It comes as a coincidence at a time when the world is looking at the skies for the rare celestial event of the Jupiter Saturn conjunction, that the third season of the world’s famous science and astronomy series, ‘Cosmos’ has just come to an end. Conceived as ‘Cosmos: A Personal Voyage,’ by Pulitzer Prize-winning author and scientist, Carl Sagan in 1980, the latest series entitled, ‘Cosmos: Possible Worlds,’ has been broadcast on National Geographic channel from March 2020. Produced by Ann Druyan, Carl Sagan’s wife, and presented by the astrophysicist, Neil deGrasse Tyson, the latest series follows the best traditions of bringing intricacies of science to a layperson. Explaining the motivation for creating ‘Cosmos: Possible Worlds,’ both the television series and the accompanying book, Ms Druyan says, “I think Cosmos: Possible Worlds is the season that was inspired by the greatest sense of urgency. It seemed to me that the only future we imagine in popular culture is the ruined nightmare world of dystopia. I wanted to create a dream of the future that was shaped by the wise and humane use of science and high technology. I imagined a civilization capable of taking what the scientists are telling us — both their dire warnings and their stunning revelations about the universe — to heart so that they have operational consequences. So that we are changed by them. And so in this newest season of Cosmos, we are taking a global audience into the future — the near future of the 2039 New York World’s Fair, but also the very distant future of that time when the fleeting grace of the habitable zone moves on from Earth and we have to chart a course for new worlds.”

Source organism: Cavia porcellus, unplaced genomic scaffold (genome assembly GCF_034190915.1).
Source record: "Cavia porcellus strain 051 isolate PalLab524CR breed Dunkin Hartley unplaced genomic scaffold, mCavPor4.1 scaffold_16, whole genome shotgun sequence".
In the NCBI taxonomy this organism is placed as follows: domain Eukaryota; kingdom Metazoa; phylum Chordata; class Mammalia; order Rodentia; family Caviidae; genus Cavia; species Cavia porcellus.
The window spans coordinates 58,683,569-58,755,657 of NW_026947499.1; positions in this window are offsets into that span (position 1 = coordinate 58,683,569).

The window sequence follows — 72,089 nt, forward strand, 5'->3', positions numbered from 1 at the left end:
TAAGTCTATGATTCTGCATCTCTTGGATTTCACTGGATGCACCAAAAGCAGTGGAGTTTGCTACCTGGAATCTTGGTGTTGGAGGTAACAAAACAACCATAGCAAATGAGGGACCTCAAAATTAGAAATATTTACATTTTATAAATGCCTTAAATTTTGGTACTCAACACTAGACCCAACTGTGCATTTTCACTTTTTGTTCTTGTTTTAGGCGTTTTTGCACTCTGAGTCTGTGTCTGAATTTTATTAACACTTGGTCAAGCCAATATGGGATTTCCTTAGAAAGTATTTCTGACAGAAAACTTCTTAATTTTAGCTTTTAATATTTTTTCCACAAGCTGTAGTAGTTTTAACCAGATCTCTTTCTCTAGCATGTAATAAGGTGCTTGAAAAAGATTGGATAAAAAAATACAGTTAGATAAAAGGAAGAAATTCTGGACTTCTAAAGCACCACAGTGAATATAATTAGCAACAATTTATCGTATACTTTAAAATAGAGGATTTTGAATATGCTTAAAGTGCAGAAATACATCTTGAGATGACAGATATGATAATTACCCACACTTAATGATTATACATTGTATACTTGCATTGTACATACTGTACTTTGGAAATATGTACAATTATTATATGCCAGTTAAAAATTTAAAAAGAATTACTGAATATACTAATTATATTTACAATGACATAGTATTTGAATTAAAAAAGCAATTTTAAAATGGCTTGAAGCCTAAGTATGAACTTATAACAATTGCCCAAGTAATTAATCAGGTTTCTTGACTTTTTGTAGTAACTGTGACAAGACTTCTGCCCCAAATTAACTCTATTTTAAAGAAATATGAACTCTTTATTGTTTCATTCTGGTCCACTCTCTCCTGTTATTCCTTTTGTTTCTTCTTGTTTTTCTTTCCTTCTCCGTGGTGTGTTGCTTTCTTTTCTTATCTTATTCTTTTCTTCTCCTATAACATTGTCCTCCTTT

The story of Emperor Ashoka